Frontline 2012 has reported an improved second-quarter net profit, although its first-half performance sagged from the same period last year.
Lifted by better earnings from its growing product tanker fleet, the company’s second-quarter net profit totalled USD136.6 million, up from USD23.1 million in the same period last year.
Frontline 2012, which is merging with Frontline, received USD35.9 million over the quarter in compensation from cancellations of delayed newbuildings and newbuilding contract sales, down from USD42.8 million in the same period in 2014.
But the crude and product tanker company’s first-half profit of USD61.8 million plunged from USD151.1 million in the same period last year.
Charter hire expenses over the first six months of this year came to USD17.0 million, up from nil a year earlier. In the first half of 2014 Frontline 2012 also booked a USD16.8 million gain from selling shares.
Compensation from cancellations of delayed newbuildings and newbuilding contract sales over the first half totalled USD63.7 million, up from USD35.9 million in the same period last year.
The company said the average spot freight rate for a VLCC trading on a standard ‘TD3’ voyage between the Gulf and Japan in the second quarter was Wordscale (WS) 64, up 5 points from the previous quarter.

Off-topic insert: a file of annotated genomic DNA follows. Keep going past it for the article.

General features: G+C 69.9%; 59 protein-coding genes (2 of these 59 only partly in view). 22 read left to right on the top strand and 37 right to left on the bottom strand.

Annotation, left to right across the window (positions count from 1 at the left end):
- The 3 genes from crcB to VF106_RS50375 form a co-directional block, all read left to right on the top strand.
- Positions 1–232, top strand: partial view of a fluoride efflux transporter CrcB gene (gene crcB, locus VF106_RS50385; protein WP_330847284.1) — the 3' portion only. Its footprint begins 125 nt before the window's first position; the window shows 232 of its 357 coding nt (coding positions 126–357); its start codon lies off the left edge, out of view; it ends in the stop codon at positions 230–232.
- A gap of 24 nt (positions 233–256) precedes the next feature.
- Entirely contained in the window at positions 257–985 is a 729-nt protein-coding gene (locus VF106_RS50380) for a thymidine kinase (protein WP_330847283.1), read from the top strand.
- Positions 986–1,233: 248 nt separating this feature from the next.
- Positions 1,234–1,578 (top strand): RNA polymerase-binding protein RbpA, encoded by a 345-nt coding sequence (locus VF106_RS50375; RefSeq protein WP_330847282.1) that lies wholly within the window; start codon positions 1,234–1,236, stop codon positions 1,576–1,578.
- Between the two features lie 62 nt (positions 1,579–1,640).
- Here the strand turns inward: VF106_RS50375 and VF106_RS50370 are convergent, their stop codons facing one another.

For a Suezmax trading on a standard ‘TD20’ voyage between West Africa and Rotterdam in the quarter, the spot freight rate was WS 88, down 2 points from the previous quarter’s average.
MRs trading on a standard ‘TC2’ voyage between Rotterdam and New York had an average spot rate of WS 155, up 12 points from the previous quarter, while an LR2 trading on a standard ‘TC1’ voyage between the Middle East and Japan had a rate of WS 110, up 11 points.
On 30 June, the company had 22 newbuildings on order, representing a capital expenditure of USD1.17 billion. After that date, it took up an option for two LR2 vessels.
Erik Nikolai Stavseth and Kurt Waldeland, shipping analysts at Arctic in Oslo, said these two ships may conclude Frontline 2012’s newbuilding programme.
“We see these two vessels as being the last of the known options, but would not rule out FRNT [Frontline 2012] having secured additional options,” they said.
This post was sourced from IHS Maritime 360: View the original article here.